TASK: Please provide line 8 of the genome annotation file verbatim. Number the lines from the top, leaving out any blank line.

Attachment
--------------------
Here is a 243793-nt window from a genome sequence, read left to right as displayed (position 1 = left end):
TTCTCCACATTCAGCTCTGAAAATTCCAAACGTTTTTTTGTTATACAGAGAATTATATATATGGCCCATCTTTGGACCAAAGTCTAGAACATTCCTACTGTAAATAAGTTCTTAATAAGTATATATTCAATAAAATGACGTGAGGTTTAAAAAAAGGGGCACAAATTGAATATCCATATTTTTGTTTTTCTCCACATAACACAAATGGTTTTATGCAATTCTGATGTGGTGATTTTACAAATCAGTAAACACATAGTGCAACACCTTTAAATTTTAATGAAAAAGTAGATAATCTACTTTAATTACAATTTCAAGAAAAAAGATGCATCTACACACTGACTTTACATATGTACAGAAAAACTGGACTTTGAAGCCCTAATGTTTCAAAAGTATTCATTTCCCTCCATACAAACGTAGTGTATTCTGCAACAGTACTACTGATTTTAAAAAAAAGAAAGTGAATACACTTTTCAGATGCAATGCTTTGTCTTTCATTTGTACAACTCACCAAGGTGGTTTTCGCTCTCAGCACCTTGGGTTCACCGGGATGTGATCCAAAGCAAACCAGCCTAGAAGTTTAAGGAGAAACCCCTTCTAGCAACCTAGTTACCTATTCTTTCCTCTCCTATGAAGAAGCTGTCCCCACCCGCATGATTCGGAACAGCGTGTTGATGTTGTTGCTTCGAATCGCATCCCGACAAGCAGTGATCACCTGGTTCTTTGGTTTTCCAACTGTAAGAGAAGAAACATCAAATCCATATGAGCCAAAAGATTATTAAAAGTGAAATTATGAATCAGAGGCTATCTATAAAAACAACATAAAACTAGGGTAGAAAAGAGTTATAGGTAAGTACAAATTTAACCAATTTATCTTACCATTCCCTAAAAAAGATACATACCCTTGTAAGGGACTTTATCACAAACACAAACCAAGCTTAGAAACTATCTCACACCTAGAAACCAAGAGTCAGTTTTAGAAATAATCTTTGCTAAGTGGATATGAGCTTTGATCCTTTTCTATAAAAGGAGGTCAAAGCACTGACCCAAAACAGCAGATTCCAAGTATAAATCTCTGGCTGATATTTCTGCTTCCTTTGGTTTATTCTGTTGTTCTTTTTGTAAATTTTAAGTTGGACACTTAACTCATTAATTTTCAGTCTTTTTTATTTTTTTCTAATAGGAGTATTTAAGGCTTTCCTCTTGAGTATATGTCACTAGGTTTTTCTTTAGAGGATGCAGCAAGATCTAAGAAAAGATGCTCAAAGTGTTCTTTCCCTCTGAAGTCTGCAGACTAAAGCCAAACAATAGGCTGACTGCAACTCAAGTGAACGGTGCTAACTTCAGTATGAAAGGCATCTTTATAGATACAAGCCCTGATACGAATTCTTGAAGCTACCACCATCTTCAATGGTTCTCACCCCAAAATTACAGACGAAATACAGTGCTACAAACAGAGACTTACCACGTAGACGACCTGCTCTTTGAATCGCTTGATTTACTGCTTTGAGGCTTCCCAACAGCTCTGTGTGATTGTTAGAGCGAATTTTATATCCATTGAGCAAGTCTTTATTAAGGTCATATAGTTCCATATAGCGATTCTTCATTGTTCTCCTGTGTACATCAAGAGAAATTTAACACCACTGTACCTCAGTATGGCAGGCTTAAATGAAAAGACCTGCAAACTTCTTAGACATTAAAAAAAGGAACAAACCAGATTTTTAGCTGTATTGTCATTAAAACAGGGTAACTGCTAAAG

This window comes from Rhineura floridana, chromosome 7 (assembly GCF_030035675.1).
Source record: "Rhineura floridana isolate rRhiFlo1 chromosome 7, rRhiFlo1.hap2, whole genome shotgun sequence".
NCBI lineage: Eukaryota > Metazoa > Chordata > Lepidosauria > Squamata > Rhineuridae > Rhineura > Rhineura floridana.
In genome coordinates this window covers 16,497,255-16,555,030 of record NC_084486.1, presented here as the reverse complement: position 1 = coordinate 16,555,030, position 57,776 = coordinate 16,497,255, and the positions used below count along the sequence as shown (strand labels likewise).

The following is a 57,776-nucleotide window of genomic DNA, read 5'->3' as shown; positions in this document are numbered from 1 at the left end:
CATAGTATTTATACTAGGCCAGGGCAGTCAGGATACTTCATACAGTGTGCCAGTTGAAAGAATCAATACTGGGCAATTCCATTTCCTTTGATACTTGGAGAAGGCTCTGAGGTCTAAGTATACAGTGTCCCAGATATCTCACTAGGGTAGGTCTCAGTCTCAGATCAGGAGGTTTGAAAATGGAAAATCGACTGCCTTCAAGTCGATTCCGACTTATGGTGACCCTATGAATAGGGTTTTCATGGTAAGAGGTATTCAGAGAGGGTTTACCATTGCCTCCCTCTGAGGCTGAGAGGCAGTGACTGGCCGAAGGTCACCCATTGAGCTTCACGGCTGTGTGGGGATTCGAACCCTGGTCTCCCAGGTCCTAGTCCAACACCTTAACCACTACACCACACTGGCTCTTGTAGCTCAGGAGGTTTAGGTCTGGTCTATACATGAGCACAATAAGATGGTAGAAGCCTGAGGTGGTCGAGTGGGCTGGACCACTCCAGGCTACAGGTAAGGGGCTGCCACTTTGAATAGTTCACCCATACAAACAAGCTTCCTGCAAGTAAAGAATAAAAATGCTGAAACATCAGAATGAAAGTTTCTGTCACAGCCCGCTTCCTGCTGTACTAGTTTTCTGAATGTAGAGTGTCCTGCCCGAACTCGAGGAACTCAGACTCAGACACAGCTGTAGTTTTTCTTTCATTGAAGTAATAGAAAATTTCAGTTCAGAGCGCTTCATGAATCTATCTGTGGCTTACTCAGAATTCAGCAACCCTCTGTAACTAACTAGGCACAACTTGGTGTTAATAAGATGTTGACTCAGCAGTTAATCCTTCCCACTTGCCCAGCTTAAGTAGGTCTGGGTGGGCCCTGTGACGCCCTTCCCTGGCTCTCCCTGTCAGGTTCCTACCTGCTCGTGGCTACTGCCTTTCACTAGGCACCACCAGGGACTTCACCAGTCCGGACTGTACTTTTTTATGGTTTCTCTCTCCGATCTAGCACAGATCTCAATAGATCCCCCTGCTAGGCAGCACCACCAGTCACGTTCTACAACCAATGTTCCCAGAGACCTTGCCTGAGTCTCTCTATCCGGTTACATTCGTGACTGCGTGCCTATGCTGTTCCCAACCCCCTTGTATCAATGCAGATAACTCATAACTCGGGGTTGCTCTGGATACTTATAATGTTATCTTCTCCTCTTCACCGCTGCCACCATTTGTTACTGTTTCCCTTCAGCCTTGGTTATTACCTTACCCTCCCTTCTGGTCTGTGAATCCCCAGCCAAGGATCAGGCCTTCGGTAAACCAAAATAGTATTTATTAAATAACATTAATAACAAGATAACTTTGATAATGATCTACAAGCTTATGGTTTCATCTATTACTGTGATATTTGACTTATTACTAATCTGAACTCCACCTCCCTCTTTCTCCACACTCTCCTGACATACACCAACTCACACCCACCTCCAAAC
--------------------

CATAGTATTTATACTAGGCCAGGGCAGTCAGGATACTTCATACAGTGTGCCAGTTGAAAGAATCAATACTGGGCAATTCCATTTCCTTTGATACTTGGAGAAGGCTCTGAGGTCTAAGTATACAGTGTCCCAGATATCTCACTAGGGTAGGTCTCAGTCTCAGATCAGGAGGTTTGAAAATGGAAAATCGACTGCCTTCAAGTCGATTCCGACTTATGGTGACCCTATGAATAGGGTTTTCATGGTAAGAGGTATTCAGAGAGGGTTTACCATTGCCTCCCTCTGAGGCTGAGAGGCAGTGACTGGCCGAAGGTCACCCATTGAGCTTCACGGCTGTGTGGGGATTCGAACCCTGGTCTCCCAGGTCCTAGTCCAACACCTTAACCACTACACCACACTGGCTCTTGTAGCTCAGGAGGTTTAGGTCTGGTCTATACATGAGCACAATAAGATGGTAGAAGCCTGAGGTGGTCGAGTGGGCTGGACCACTCCAGGCTACAGGTAAGGGGCTGCCACTTTGAATAGTTCACCCATACAAACAAGCTTCCTGCAAGTAAAGAATAAAAATGCTGAAACATCAGAATGAAAGTTTCTGTCACAGCCCGCTTCCTGCTGTACTAGTTTTCTGAATGTAGAGTGTCCTGCCCGAACTCGAGGAACTCAGACTCAGACACAGCTGTAGTTTTTCTTTCATTGAAGTAATAGAAAATTTCAGTTCAGAGCGCTTCATGAATCTATCTGTGGCTTACTCAGAATTCAGCAACCCTCTGTAACTAACTAGGCACAACTTGGTGTTAATAAGATGTTGACTCAGCAGTTAATCCTTCCCACTTGCCCAGCTTAAGTAGGTCTGGGTGGGCCCTGTGACGCCCTTCCCTGGCTCTCCCTGTCAGGTTCCTACCTGCTCGTGGCTACTGCCTTTCACTAGGCACCACCAGGGACTTCACCAGTCCGGACTGTACTTTTTTATGGTTTCTCTCTCCGATCTAGCACAGATCTCAATAGATCCCCCTGCTAGGCAGCACCACCAGTCACGTTCTACAACCAATGTTCCCAGAGACCTTGCCTGAGTCTCTCTATCCGGTTACATTCGTGACTGCGTGCCTATGCTGTTCCCAACCCCCTTGTATCAATGCAGATAACTCATAACTCGGGGTTGCTCTGGATACTTATAATGTTATCTTCTCCTCTTCACCGCTGCCACCATTTGTTACTGTTTCCCTTCAGCCTTGGTTATTACCTTACCCTCCCTTCTGGTCTGTGAATCCCCAGCCAAGGATCAGGCCTTCGGTAAACCAAAATAGTATTTATTAAATAACATTAATAACAAGATAACTTTGATAATGATCTACAAGCTTATGGTTTCATCTATTACTGTGATATTTGACTTATTACTAATCTGAACTCCACCTCCCTCTTTCTCCACACTCTCCTGACATACACCAACTCACACCCACCTCCAAAC